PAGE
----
Unexpectedly, yesterday, and for the second time in less than a year, I had the privilege of keeping company at the deathbed of an elderly relative.

My aunt Margaret Harder, 84, was admitted to hospital from the personal care home on Saturday; yesterday morning, tests revealed she had a blood clot in her lungs. Her last years have been a continuing story of failing health and memory, an unhappy story of changes and losses of all kinds, and it was determined that the best course — and the one she wanted — would be to respond with palliative care. She died at just before nine in the evening.

My aunt was a teacher. Once, as a young student, her hair got caught in the teacher’s jacket button when he bent to look at her work. Was he cross? At any rate, he frightened her, and Margaret decided then that when she was a teacher, no student would ever be afraid of her. I’m sure no student ever was. She was not without authority, but above all, there was gentleness in her. She also lavished on us, her nieces and nephews, and our children in turn, great kindness and generosity.

For many years, my aunt taught special needs students — those with physical challenges like muscular dystrophy and cerebral palsy. Yesterday afternoon, George, one of her former students with whom she remained in contact, came to the hospital. It was moving to watch him express his gratitude and affection for her and to see her lift her hand to his, the only time in the day that she made a gesture of this kind. He held her hand a long time.

During my aunt’s last hours, I couldn’t help but think of the next-to-final scene in Pilgrim’s Progress, where Christian and Hopeful must cross a cold, rushing river to reach the Celestial City. Margaret was not in pain, nor did she seem uncomfortable, but my, what a great deal of hard work it was to get across that last cold river! Yet she seemed to understand what it was for, and where she was going, and as far as we could tell, she was not afraid. And she got there, finally, resolute and well.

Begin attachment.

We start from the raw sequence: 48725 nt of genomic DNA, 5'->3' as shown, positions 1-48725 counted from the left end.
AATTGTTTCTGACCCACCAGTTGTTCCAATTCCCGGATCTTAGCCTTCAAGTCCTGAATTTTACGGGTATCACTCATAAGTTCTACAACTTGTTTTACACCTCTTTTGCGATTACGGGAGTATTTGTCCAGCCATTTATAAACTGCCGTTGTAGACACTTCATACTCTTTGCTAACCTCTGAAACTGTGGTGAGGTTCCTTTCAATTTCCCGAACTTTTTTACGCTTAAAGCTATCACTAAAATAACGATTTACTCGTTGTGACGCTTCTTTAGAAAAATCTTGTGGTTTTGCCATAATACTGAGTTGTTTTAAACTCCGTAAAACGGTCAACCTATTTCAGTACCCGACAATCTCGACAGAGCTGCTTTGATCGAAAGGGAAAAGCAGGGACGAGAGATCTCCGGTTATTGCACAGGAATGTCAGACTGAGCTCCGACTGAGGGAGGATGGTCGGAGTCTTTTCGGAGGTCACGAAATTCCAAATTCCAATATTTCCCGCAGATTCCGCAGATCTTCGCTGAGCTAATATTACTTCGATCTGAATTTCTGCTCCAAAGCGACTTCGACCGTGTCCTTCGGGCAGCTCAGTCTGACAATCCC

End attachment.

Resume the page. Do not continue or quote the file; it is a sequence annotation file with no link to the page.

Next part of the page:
I thank God for the life and death of my aunt Margaret Harder.

3 thoughts on “Unexpectedly

  1. Margaret Harder was also my aunt. I lived with her in Winkler for a summer when was 13 or 14, and again for a summer in Winnipeg when I was a student at UofW Collegiate. Her basement “hosted” our spare possessions when our family was living in Mexico in the late 70’s. She was always generous, and refused interest on a temporary housing loan. She was consistently affirming and good natured in spirit with a friendly warm chuckle which I will miss. She dedicated a lot of years to looking after her widowed father. We always enjoyed our family gatherings at her Talbot residence, and it was sad to see her “scrunched” in a “bachelor suite” in Donwood, and painful to witness the failing memory. We will miss her.
    Al Doerksen

  2. Margaret was a dear friend of ours. When we were on furlough we would visit her on Talbot Ave. and enjoy one of her meals. What always impressed me was that she always had a very interesting book beside her chair in the living room Not a light novel, but rather something many consider “heavy” nowadays, something bout the Christian life.

    What most people don’t know is that she was one of the major contributors of our building fund for the church that was built where we worked in Peru. Considering that she had been a teacher, this was a sacrificial gift. Once we were talking and we said how nice it would be if she could come to Peru for the dedication of the building. That’s when her true character shone most clearly. She said no to that saying that she was getting too old to travel. She would much rather send a young person to the dedication so that he/she could get excited about missions.

    • Thanks so much, Bob, for contributing another story to our memories and the portrait of our aunt, especially about her financial generosity. We’ve heard a few similar ones already, but of course she never talked about her contributions. — I too was impressed by the books she read.

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